Museums and Art

“Sheaves of wheat in the moonlight”, Theodor Kittelsen - description of the painting

“Sheaves of wheat in the moonlight”, Theodor Kittelsen - description of the painting

Sheaves of wheat in the moonlight - Theodor Kittelsen. 36 x 51.3 cm

Norwegians believe that fabulous creatures live with us side by side. Many fascinating and magical stories about meeting with them can be heard in Scandinavia.

Theodor Kittelsen’s amazing gift to see the unusual in the ordinary allows us to feel how fragile and blurred the line between reality and magic is.

Low-key northern landscape, familiar to everyone. A simple plot. Soft colors: dull gray-green color of the forest, pastel green of rare bushes, faded yellowish shades of the mowed field and collected bread. Only a bright orange spot of the setting moon stands out in the gray predawn sky. Not a single animal or bird around. Silence. Everyone is sleeping.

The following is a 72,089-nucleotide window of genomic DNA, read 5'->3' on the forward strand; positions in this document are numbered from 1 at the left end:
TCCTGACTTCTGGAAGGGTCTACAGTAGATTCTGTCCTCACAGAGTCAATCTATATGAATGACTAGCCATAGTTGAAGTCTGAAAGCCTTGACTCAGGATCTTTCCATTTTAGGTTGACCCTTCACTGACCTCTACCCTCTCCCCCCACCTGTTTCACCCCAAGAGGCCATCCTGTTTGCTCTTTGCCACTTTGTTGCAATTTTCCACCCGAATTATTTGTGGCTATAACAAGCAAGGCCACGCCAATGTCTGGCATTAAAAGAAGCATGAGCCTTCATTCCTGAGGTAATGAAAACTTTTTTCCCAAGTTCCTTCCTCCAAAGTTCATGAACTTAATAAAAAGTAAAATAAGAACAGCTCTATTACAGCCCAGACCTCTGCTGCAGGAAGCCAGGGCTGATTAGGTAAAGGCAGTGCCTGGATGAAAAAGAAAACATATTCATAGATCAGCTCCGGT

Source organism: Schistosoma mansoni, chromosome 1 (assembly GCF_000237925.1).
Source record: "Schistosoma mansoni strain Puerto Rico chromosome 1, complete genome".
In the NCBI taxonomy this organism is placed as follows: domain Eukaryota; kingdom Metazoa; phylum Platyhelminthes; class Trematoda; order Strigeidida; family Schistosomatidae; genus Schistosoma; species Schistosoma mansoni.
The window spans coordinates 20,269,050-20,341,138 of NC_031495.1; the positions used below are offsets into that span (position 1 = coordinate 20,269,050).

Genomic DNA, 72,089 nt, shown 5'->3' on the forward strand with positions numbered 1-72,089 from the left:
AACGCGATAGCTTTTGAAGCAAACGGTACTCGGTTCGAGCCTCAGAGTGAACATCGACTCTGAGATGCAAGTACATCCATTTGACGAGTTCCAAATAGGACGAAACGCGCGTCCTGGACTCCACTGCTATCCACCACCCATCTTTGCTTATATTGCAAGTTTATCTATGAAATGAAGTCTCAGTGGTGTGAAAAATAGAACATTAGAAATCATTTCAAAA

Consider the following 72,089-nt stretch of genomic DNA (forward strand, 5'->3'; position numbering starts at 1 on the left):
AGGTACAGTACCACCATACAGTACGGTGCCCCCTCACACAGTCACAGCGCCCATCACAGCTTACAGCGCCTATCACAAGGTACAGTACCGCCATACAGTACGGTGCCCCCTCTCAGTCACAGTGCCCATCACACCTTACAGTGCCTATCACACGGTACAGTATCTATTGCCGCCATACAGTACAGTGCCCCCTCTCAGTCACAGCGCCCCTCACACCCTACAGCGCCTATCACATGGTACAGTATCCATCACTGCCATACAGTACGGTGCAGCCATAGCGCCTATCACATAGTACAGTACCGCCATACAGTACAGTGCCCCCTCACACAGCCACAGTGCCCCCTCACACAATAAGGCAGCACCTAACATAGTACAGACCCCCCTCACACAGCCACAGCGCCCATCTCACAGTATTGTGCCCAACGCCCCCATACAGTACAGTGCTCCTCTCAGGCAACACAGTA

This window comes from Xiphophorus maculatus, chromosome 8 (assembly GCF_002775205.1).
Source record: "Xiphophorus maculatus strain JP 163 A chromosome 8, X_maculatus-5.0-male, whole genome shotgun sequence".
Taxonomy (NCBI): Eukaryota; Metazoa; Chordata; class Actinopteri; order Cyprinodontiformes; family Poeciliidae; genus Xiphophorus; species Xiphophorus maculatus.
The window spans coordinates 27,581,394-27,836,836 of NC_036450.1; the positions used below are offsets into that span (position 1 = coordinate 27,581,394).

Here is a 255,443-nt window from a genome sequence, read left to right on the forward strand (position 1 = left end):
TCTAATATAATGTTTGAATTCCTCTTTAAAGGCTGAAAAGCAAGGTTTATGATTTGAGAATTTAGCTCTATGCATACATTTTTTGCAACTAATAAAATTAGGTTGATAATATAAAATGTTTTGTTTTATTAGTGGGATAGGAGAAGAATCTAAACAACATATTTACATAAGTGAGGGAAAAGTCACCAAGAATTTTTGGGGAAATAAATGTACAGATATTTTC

Just looking at the picture more closely you feel how goosebumps begin to run on the skin. The ghostly moonlight is very deceiving. Mysteriously, sheaves of wheat turn into a company of clumsy shaggy trolls.

Huge figures, overgrown with long fur from the crown to the heels, quietly wander through the stubble. The tangled strands of wool make them look like large armfuls of hay. Hunched over with their legs down, they don't look scary and terrible at all. One creature stopped, straightening its back and raising its shaggy head. The huge nose is moving quietly, breathing in the smells of the damp autumn ground. Small eyes sadly look into the distance. What is he thinking peering into the sky?

Morning soon. But with the first rays of the sun, the trolls are destined to turn into stones. And so they are measured and leisurely walking to take shelter under the crowns of trees. White blurry spots disappear in the forest. Silence and peace spill around. But a feeling of inexplicable sadness remains. These giants do not seem to us terrible monsters.

With a few strokes, the artist takes us from everyday life to a fairy tale. His drawings still fascinate, because the wonderful is nearby, you just need to take a good look.


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